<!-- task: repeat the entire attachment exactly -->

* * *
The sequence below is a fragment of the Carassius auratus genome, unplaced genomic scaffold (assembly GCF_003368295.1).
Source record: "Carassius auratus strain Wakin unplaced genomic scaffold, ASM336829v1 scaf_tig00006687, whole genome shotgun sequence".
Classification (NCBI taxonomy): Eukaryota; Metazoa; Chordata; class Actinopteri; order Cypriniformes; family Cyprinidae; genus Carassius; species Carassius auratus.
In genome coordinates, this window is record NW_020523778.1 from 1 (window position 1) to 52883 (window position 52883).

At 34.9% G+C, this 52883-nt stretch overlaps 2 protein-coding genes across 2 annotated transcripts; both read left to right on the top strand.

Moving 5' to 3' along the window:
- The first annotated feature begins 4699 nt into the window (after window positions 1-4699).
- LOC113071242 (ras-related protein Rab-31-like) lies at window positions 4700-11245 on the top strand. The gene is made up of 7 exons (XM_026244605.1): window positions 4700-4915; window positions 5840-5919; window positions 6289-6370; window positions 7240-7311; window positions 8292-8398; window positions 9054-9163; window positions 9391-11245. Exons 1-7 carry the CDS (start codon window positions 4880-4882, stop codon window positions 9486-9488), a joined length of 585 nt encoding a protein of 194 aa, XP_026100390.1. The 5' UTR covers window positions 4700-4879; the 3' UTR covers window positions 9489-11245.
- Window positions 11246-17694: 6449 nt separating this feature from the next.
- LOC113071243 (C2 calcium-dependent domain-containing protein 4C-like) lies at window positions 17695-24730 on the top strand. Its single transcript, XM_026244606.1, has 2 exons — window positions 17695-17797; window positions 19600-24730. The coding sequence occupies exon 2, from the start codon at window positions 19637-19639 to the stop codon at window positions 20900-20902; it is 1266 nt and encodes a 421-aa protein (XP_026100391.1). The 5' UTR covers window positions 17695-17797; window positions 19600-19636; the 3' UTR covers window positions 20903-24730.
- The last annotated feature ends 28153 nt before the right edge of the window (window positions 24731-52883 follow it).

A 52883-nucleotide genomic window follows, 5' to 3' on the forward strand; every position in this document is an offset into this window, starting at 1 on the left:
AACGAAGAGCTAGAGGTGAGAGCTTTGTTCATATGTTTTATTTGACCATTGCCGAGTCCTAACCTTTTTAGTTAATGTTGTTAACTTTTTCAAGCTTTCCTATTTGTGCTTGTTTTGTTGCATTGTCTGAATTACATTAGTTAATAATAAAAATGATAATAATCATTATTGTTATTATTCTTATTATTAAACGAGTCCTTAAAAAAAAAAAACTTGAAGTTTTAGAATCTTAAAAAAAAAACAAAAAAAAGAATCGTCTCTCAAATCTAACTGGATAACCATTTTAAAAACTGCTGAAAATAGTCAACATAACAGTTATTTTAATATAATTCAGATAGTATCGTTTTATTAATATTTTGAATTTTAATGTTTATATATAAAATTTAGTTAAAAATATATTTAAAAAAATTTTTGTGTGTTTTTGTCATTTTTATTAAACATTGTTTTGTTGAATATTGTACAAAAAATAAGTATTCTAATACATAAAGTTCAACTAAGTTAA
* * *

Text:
The sequence below is a fragment of the Carassius auratus genome, unplaced genomic scaffold (assembly GCF_003368295.1).
Source record: "Carassius auratus strain Wakin unplaced genomic scaffold, ASM336829v1 scaf_tig00006687, whole genome shotgun sequence".
Classification (NCBI taxonomy): Eukaryota; Metazoa; Chordata; class Actinopteri; order Cypriniformes; family Cyprinidae; genus Carassius; species Carassius auratus.
In genome coordinates, this window is record NW_020523778.1 from 1 (window position 1) to 52883 (window position 52883).

At 34.9% G+C, this 52883-nt stretch overlaps 2 protein-coding genes across 2 annotated transcripts; both read left to right on the top strand.

Moving 5' to 3' along the window:
- The first annotated feature begins 4699 nt into the window (after window positions 1-4699).
- LOC113071242 (ras-related protein Rab-31-like) lies at window positions 4700-11245 on the top strand. The gene is made up of 7 exons (XM_026244605.1): window positions 4700-4915; window positions 5840-5919; window positions 6289-6370; window positions 7240-7311; window positions 8292-8398; window positions 9054-9163; window positions 9391-11245. Exons 1-7 carry the CDS (start codon window positions 4880-4882, stop codon window positions 9486-9488), a joined length of 585 nt encoding a protein of 194 aa, XP_026100390.1. The 5' UTR covers window positions 4700-4879; the 3' UTR covers window positions 9489-11245.
- Window positions 11246-17694: 6449 nt separating this feature from the next.
- LOC113071243 (C2 calcium-dependent domain-containing protein 4C-like) lies at window positions 17695-24730 on the top strand. Its single transcript, XM_026244606.1, has 2 exons — window positions 17695-17797; window positions 19600-24730. The coding sequence occupies exon 2, from the start codon at window positions 19637-19639 to the stop codon at window positions 20900-20902; it is 1266 nt and encodes a 421-aa protein (XP_026100391.1). The 5' UTR covers window positions 17695-17797; window positions 19600-19636; the 3' UTR covers window positions 20903-24730.
- The last annotated feature ends 28153 nt before the right edge of the window (window positions 24731-52883 follow it).

A 52883-nucleotide genomic window follows, 5' to 3' on the forward strand; every position in this document is an offset into this window, starting at 1 on the left:
AACGAAGAGCTAGAGGTGAGAGCTTTGTTCATATGTTTTATTTGACCATTGCCGAGTCCTAACCTTTTTAGTTAATGTTGTTAACTTTTTCAAGCTTTCCTATTTGTGCTTGTTTTGTTGCATTGTCTGAATTACATTAGTTAATAATAAAAATGATAATAATCATTATTGTTATTATTCTTATTATTAAACGAGTCCTTAAAAAAAAAAAACTTGAAGTTTTAGAATCTTAAAAAAAAAACAAAAAAAAGAATCGTCTCTCAAATCTAACTGGATAACCATTTTAAAAACTGCTGAAAATAGTCAACATAACAGTTATTTTAATATAATTCAGATAGTATCGTTTTATTAATATTTTGAATTTTAATGTTTATATATAAAATTTAGTTAAAAATATATTTAAAAAAATTTTTGTGTGTTTTTGTCATTTTTATTAAACATTGTTTTGTTGAATATTGTACAAAAAATAAGTATTCTAATACATAAAGTTCAACTAAGTTAA